1 H NMR (400 MHz) (Acetone) IA 4.67 (d, 17.1, 1H), 4.42 (d, 17.1, 1H) 3-CH2 IIA 4.16 (d, J=12.1, 1H), 3.71 (d, 12.1, 1H) 3-CH2 IIIA 4.11 (d, 13.4, 1H), 3.91 (d, 13.4, 1H) 3-CH2

EXAMPLE 2

Preparation of Compound (I) wherein

R is ##STR13## R1 is ##STR14##

This compound was prepared by evaporating to dryness a sample of composition A from Example 1 and then dissolving the dried material in anhydrous acetone. A solution of (IA) was obtained substantially free of its equilibrium derivatives

1 H NMR (Acetone) 4.67 (d,17.1, 1H),4.42 (d,17.1, 1H) 3-CH2 13 C NMR (Acetone) 197.2, 163.5,106.8, 91.9, 82.9 80.8, 70.3

EXAMPLE 3

Preparation of a Compound (II) wherein

R is ##STR15## R1 is ##STR16## R3 is methyl (Compound IIA)

This compound was prepared by evaporating to dryness a sample of composition A from Example 1 and then dissolving the dried material in pure methanol. A solution of (IIA) was obtained substantially free of its equilibrium derivatives. 1 NMR (400 MHz) (CD3 OD) 4.06 (d, 13.1, 1H), 3.86 (d, 13.1, 1H) 3-CH2 13 C NMR 170.8, 106.4, 93.8, 89.4, 82.8, 81.8, 63.4,

EXAMPLE 4

Preparation of a compound (III) wherein

R is ##STR17## R1 is ##STR18##

This compound was prepared by adding to the acetone solution of Example 3 an amount of water to bring the water concentration to about 10%. A solution of IIIA was obtained substantially free of its equilibrium derivatives.

13 C NMR (Acetone+D2 O) 169.7,106.1, 90.3, 88.7, 82.5, 81.4, 70.0 1 H NMR (400 MHz, Acetone+D2 O ) 4.11 (d, 13.4, 1H) 3.91 (d, 13.4, 1H) 3-CH2.

EXAMPLE 5

Preparation of a compound (I) wherein

R is ##STR19## R1 is ##STR20## 1. Seed Growth

Medium #2 (50 ml) in 250 ml baffled flasks were inoculated with MA6817 and shaken in a rotary shaker at 220 rpm and 27° C. The seed was grown for 48 hours.

2. Fermentation

Production flasks (medium #2, 50 ml in 250 ml baffled flasks) were inoculated with 2 ml of the seed medium and shaken at 27° C. and 220 rpm on a rotary shaker. After 24 hours, a substrate containing a crude mixture of Zaragozic Acid A and Composition A, prepared above (Example 1), was added to each flask. Thus, a DMSO solution of the substrate containing Zaragozic Acid A (1.217 mg, 76.1%) and Composition A (0.382 mg, 23.9%) was used for each of two shakeflasks. Incubation continued for 72 hours.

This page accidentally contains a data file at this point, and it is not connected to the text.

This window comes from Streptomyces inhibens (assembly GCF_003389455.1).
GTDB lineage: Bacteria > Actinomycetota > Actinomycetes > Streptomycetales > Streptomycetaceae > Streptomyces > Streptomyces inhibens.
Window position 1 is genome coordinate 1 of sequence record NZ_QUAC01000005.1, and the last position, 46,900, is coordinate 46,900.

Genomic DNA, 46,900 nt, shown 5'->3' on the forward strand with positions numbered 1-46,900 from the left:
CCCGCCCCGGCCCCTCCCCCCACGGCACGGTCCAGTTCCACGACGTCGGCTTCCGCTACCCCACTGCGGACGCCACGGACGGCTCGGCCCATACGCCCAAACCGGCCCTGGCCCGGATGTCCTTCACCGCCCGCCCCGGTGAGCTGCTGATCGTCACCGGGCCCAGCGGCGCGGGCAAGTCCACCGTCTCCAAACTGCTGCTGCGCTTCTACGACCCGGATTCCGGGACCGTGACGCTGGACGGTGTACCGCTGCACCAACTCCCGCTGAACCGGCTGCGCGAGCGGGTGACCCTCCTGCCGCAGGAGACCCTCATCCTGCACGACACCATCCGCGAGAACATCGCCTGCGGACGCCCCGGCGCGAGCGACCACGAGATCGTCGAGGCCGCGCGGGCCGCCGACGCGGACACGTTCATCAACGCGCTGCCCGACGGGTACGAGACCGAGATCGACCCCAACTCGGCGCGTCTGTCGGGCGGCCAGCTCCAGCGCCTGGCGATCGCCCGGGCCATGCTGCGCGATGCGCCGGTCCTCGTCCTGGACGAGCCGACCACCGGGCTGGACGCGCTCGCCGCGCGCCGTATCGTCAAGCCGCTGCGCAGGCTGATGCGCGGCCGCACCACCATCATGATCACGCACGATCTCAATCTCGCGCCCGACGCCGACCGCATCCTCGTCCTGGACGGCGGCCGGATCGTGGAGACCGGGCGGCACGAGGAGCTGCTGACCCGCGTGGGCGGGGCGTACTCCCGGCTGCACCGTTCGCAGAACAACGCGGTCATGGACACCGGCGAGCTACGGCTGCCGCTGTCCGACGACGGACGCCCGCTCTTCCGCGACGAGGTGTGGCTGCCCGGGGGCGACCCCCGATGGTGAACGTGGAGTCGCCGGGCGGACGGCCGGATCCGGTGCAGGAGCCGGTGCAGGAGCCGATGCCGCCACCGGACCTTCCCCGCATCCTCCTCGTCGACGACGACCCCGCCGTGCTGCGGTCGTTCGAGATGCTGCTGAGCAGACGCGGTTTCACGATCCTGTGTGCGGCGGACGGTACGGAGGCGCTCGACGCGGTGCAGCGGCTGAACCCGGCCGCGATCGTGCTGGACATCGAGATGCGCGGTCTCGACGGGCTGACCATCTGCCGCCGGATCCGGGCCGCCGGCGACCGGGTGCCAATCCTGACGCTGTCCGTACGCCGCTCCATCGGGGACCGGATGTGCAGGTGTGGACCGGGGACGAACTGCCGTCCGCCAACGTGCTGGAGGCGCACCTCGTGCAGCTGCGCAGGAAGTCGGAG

3. Extraction

The harvested biotransformation samples were acidified with formic acid (2 ml 88% for each flask) then extracted with ethyl acetate. The organic phase was dried over Na2 SO4 then filtered and evaporated to dryness. The dry residue was redissolved in the smallest possible volume of DMSO-water (2:1 v/v) for preparative HPLC.

4. Chromatography

Two different gradient methods were used in succession. The first separation was accomplished on a Beckman Ultrasphere Cyano column (10×25 mm) in a gradient from 20% solvent B/80% solvent A to 65% solvent B/35% solvent A in 35 minutes then at 100% solvent B for an additional 10 minutes, at a flow rate of 3.00 ml/min. Fractions were collected every 3 minutes or according to peaks detected at 213 nm, as appropriate. The selected fractions (22.5-24.0 min) were evaporated to dryness and chromatographed again on a Beckman Ultrasphere Octyl column (10×250 mm) in a gradient from 30% B/70% A to 80% B/20% A in 35 minutes then at 100% solvent B for an additional 10 minutes, at a flow rate of 3.00 ml/min. The remaining conditions were the same as in the first separation. Solvent A was 20 mM HCOOH and B was acetonitrile-water (17:3 v/v) containing the same amount of HCOOH as solvent A.

Evaporation of the selected fractions (retention time 33.6 min.) provided the product, Compound (IAI), with the following physical characteristics:

1 H NMR spectrum (400 mHz) (CD3 OD, 22 ° C.): 7.23 (t, 2H), 7.19 (d, 2H), 7.12 (t, 1H), 6.87 (dd, 15.7, 8.4, 1H), 5.86 (dd, 15.7, 1.0, 1H), 5.50 (d, 2.4, 1H), 5.06 (s, 1H), 4.93 (s, 1H), 4.01 (d, 2.4, 1H), 3.98 (d, 12.7, 1H), 3.89 (d, 5.0, 1H), 3.83 (d, 12.7, 1H), 2.75 (dd, 13.4, 5.9, 1H), 2.36 (dd, 13.4, 9.0, 1H), 2.0-2.45 (m, 4H), 1.93 (m, 2H), 1.1-1.4 (m, 5H), 1.03 (d, 3H), 0.86 (t, 3H), 0.85 (d, 3H), 0.79 (d, 3H) ppm.